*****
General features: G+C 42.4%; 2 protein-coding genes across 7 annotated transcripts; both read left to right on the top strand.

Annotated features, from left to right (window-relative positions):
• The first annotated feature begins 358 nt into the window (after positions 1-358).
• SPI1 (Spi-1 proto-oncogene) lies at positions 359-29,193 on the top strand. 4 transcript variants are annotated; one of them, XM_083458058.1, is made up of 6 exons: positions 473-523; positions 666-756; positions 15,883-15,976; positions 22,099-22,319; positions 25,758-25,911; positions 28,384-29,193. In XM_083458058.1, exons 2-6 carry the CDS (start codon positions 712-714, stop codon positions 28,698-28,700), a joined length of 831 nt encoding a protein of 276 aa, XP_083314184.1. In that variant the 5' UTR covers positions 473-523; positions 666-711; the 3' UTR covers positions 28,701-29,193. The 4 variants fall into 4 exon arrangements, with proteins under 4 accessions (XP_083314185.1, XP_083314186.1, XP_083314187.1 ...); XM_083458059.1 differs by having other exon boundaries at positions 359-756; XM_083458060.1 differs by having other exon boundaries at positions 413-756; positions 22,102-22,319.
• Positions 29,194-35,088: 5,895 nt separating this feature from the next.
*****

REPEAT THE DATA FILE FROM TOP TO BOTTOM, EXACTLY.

General features: G+C 42.4%; 2 protein-coding genes across 7 annotated transcripts; both read left to right on the top strand.

Annotated features, from left to right (window-relative positions):
• The first annotated feature begins 358 nt into the window (after positions 1-358).
• SPI1 (Spi-1 proto-oncogene) lies at positions 359-29,193 on the top strand. 4 transcript variants are annotated; one of them, XM_083458058.1, is made up of 6 exons: positions 473-523; positions 666-756; positions 15,883-15,976; positions 22,099-22,319; positions 25,758-25,911; positions 28,384-29,193. In XM_083458058.1, exons 2-6 carry the CDS (start codon positions 712-714, stop codon positions 28,698-28,700), a joined length of 831 nt encoding a protein of 276 aa, XP_083314184.1. In that variant the 5' UTR covers positions 473-523; positions 666-711; the 3' UTR covers positions 28,701-29,193. The 4 variants fall into 4 exon arrangements, with proteins under 4 accessions (XP_083314185.1, XP_083314186.1, XP_083314187.1 ...); XM_083458059.1 differs by having other exon boundaries at positions 359-756; XM_083458060.1 differs by having other exon boundaries at positions 413-756; positions 22,102-22,319.
• Positions 29,194-35,088: 5,895 nt separating this feature from the next.